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‘Lizard Boy’: Musicalizing comic books as American mythology

Comics come to life in Theatreworks’ ‘Lizard Boy’

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For decades, comics have lived in children’s imagination — shaping their ideas of heroism, adventure and community. In those small panels exist some of our greatest role models, drawn in spectacular detail. These heroes have made it onto the big screen — but what if one could bring them to the stage? That is exactly what Justin Huertas set out to do in 2011 with his original musical, “Lizard Boy,” now playing in-person at TheatreWorks Silicon Valley for the company’s 51st anniversary.

The production centers on Trevor (played by Huertas), a recluse living in Seattle who feels defined by his lizard skin — obtained via a childhood encounter with a magical dragon. He comes out only once a year for Monsterfest, a holiday during which people dress up as magical creatures — Trevor can blend in with confidence. One year, Trevor meets Cary (William A. Williams), a Seattle newbie, on Grindr. As Trevor navigates his newfound relationship with Cary, he encounters Siren (Kirsten “Kiki” deLohr Helland), who tells him of a prophecy: dragons will end the world the next day, and he must help her stop them.

Not only does Lizard Boy feature an immensely talented three-person cast, but it also skillfully incorporates musical instruments into its blocking. Huertas, Williams and deLohr Helland play guitar, piano, cello, ukelele, kazoo, egg shaker and various percussion instruments, even using some as weapons. In an interview with The Stanford Daily, Director Brandon Ivie said that their skillful instrumental employing “adds to this sense of fun that Justin has in his writing and allows the show to really embrace the imagination that has gone into the story.”

Siren (deLohr Helland) tries to convince Trevor (Huertas) to join her. (Photo courtesy of Kevin Berne)

There are not many shows in the American musical theater repertoire that are based on comic-book structure and storytelling. Productions such as “Spiderman: Turn off the Dark” were cut short due to performer injury and high-risk stunts attempted onstage. “Lizard Boy” finds its comic book connection outside these anatomical planes —  through its meticulous character development.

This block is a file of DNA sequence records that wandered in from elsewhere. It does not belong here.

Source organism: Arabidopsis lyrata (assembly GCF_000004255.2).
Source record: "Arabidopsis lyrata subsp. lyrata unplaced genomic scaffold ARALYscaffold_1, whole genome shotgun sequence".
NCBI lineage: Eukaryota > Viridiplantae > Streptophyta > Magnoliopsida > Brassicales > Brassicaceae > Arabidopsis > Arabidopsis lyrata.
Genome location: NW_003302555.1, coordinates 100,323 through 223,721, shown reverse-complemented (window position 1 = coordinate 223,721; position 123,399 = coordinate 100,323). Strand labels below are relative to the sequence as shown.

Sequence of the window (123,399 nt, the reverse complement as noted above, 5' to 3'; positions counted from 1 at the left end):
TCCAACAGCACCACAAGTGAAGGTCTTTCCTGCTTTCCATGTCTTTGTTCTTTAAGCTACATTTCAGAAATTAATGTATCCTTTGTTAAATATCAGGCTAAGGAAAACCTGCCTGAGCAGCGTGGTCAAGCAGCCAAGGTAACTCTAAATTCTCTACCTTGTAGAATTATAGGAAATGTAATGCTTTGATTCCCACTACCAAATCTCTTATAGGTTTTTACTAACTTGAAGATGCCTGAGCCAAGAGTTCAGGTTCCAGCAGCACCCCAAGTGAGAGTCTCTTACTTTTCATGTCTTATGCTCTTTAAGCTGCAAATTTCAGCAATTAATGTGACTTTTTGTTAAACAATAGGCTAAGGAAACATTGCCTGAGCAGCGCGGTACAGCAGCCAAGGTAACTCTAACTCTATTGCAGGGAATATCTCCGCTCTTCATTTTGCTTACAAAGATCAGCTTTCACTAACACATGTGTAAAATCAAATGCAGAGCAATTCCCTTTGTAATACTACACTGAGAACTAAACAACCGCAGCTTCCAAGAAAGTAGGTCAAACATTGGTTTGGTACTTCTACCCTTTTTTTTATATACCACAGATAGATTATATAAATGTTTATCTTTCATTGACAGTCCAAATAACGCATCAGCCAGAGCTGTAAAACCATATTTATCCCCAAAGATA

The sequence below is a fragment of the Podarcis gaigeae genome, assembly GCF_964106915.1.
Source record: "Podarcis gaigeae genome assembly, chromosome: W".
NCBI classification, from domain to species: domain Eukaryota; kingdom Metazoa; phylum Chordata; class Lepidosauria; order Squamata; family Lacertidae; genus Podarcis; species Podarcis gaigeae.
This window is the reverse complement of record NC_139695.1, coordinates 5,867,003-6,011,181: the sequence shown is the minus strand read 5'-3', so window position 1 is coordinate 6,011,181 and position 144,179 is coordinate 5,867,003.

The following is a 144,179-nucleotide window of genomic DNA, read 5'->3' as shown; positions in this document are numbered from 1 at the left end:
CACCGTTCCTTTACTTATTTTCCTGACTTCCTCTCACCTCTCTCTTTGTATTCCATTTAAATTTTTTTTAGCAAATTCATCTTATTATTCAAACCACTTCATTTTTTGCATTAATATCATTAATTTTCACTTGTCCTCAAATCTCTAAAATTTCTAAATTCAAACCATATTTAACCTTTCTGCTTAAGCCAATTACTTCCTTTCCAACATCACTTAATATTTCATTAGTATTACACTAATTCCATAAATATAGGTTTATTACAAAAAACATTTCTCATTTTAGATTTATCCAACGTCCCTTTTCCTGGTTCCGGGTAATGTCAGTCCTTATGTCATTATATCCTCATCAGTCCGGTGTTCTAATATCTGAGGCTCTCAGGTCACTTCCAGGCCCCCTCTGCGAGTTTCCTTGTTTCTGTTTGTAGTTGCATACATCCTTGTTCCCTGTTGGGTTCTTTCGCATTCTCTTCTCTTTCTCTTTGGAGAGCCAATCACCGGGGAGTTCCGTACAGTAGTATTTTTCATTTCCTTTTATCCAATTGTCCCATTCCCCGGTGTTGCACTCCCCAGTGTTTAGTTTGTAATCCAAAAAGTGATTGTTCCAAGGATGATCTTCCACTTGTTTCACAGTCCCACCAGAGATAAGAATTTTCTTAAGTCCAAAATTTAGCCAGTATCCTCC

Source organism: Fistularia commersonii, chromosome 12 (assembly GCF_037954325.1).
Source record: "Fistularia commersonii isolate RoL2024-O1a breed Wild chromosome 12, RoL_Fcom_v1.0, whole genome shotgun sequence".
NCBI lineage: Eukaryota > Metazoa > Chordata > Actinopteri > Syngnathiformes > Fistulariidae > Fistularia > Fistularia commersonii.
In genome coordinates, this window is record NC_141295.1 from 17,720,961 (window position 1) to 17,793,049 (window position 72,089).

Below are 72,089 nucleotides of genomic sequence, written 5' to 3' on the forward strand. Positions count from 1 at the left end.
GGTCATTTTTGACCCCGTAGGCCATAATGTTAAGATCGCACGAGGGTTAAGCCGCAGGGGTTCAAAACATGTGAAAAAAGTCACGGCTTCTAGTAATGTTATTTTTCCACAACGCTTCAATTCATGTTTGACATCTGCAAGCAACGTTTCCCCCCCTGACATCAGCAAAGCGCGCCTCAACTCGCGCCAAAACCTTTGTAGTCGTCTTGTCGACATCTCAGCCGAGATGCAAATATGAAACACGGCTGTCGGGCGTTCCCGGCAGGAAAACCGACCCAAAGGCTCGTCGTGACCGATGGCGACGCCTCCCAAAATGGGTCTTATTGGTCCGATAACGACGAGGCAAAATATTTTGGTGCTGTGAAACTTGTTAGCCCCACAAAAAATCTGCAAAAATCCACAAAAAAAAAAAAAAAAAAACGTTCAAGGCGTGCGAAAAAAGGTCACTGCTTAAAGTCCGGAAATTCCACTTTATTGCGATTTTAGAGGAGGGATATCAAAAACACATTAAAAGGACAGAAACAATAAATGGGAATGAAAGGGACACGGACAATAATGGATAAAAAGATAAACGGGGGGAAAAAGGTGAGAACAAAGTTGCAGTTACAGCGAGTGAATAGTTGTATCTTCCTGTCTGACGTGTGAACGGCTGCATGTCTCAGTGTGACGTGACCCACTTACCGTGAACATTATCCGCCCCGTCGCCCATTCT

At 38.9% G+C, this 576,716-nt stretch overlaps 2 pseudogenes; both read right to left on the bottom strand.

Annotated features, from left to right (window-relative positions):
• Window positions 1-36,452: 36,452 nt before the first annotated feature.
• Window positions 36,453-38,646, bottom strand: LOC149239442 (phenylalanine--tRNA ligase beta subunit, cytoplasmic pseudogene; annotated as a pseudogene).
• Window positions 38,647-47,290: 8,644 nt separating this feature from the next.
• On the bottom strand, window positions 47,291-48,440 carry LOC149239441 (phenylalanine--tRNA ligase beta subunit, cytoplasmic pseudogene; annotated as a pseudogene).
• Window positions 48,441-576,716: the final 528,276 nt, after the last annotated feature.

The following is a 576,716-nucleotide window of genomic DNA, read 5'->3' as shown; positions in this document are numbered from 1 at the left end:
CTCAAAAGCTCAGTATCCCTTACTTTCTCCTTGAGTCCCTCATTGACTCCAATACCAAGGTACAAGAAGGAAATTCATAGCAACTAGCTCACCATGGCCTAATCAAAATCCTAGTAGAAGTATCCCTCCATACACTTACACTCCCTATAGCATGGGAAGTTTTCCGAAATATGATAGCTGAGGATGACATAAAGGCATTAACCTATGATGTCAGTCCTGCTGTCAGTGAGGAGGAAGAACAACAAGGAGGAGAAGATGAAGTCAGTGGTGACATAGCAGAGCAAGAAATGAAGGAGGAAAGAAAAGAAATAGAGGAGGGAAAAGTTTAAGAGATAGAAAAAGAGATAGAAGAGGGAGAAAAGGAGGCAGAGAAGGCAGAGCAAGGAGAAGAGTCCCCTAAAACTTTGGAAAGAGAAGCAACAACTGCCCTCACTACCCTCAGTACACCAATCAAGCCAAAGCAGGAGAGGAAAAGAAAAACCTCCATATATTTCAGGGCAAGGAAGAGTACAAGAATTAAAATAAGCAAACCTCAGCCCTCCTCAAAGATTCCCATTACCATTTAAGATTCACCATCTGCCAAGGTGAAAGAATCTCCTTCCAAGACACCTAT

“Comic books and the characters and stories in comics actually lend themselves remarkably well to musical theater, because at its core, [telling stories through comics] is about people searching for identity and hope. A lot of it is about family and [characters] finding who they are. They have a lot of things to sing about,” Ivie mused in our discussion. He perfectly described comic books as “American mythology,” encompassing their timelessness and universal appeal.

From the audience’s point of view, the simplicity of Ivie’s staging and minimal theatrical effects put all the focus on the actors themselves. Each performer dazzled with their vocal versatility and ability to sing while dancing and playing myriad instruments. Ivie wanted to emphasize the characters’ journey because it is more rewarding than the temporary theatrical spectacle on which film and TV often focus in superhero storytelling.

From left to right: deLohr Helland, Huertas, Williams sing with an ensemble of musical instruments. (Photo courtesy of Kevin Berne)

Personally, this show hit home. Having grown up in Seattle myself, I immediately recognized the projections of famous Seattle landmarks such as the Space Needle, Olympic Sculpture Park and even the Dick’s Drive-In sign. On the phone, Ivie and I joked about how he is sending TheatreWorks actually used Dick’s Drive-In wrappers for props. Furthermore, I grew up going to the same theater (Village Theater) where Huertas and Ivie first met years ago when they were in school.

Lizard Boy” is an endearing and grounded story for the masses; incorporating elements from traditional comic book structure and musical theater-style spectacle, this production is the perfect in-person theatrical experience after a year and a half of being isolated from the theater community.

“Lizard Boy” is available to watch in-person between Oct. 6 and Oct. 31, 2021, or via on-demand streaming from Oct. 19 through Nov. 7, 2021. For more information, please visit the TheatreWorks Silicon Valley website.

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Chloe Chow '23 writes for the Arts & Life section. Contact The Daily’s Arts & Life section at arts ‘at’ stanforddaily.com.